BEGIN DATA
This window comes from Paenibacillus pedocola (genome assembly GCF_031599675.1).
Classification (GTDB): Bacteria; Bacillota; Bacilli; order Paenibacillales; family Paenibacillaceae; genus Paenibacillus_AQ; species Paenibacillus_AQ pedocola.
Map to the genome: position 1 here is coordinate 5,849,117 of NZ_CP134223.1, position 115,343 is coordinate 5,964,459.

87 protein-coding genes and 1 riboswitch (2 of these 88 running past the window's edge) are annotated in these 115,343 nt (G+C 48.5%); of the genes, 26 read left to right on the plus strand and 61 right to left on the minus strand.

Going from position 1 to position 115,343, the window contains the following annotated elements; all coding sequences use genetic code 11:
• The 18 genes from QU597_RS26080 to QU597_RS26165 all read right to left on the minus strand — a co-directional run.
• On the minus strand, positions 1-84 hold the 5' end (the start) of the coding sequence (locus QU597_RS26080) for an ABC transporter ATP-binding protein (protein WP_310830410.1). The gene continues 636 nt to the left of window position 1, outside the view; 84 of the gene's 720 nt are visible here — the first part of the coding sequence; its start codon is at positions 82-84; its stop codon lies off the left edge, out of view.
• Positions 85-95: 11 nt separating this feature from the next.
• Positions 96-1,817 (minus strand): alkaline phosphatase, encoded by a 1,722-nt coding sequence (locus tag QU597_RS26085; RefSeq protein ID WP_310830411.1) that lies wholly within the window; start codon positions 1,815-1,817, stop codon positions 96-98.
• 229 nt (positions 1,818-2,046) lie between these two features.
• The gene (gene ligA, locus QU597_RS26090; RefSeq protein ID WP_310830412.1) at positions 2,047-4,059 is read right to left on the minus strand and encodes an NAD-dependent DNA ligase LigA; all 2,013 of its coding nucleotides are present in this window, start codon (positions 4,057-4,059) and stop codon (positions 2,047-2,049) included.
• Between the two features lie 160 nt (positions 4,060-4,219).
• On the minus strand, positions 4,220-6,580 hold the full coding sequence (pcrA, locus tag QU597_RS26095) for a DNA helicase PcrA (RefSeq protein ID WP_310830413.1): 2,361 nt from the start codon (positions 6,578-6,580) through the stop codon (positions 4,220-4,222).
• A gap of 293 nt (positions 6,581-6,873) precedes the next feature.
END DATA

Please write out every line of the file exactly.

This window comes from Paenibacillus pedocola (genome assembly GCF_031599675.1).
Classification (GTDB): Bacteria; Bacillota; Bacilli; order Paenibacillales; family Paenibacillaceae; genus Paenibacillus_AQ; species Paenibacillus_AQ pedocola.
Map to the genome: position 1 here is coordinate 5,849,117 of NZ_CP134223.1, position 115,343 is coordinate 5,964,459.

87 protein-coding genes and 1 riboswitch (2 of these 88 running past the window's edge) are annotated in these 115,343 nt (G+C 48.5%); of the genes, 26 read left to right on the plus strand and 61 right to left on the minus strand.

Going from position 1 to position 115,343, the window contains the following annotated elements; all coding sequences use genetic code 11:
• The 18 genes from QU597_RS26080 to QU597_RS26165 all read right to left on the minus strand — a co-directional run.
• On the minus strand, positions 1-84 hold the 5' end (the start) of the coding sequence (locus QU597_RS26080) for an ABC transporter ATP-binding protein (protein WP_310830410.1). The gene continues 636 nt to the left of window position 1, outside the view; 84 of the gene's 720 nt are visible here — the first part of the coding sequence; its start codon is at positions 82-84; its stop codon lies off the left edge, out of view.
• Positions 85-95: 11 nt separating this feature from the next.
• Positions 96-1,817 (minus strand): alkaline phosphatase, encoded by a 1,722-nt coding sequence (locus tag QU597_RS26085; RefSeq protein ID WP_310830411.1) that lies wholly within the window; start codon positions 1,815-1,817, stop codon positions 96-98.
• 229 nt (positions 1,818-2,046) lie between these two features.
• The gene (gene ligA, locus QU597_RS26090; RefSeq protein ID WP_310830412.1) at positions 2,047-4,059 is read right to left on the minus strand and encodes an NAD-dependent DNA ligase LigA; all 2,013 of its coding nucleotides are present in this window, start codon (positions 4,057-4,059) and stop codon (positions 2,047-2,049) included.
• Between the two features lie 160 nt (positions 4,060-4,219).
• On the minus strand, positions 4,220-6,580 hold the full coding sequence (pcrA, locus tag QU597_RS26095) for a DNA helicase PcrA (RefSeq protein ID WP_310830413.1): 2,361 nt from the start codon (positions 6,578-6,580) through the stop codon (positions 4,220-4,222).
• A gap of 293 nt (positions 6,581-6,873) precedes the next feature.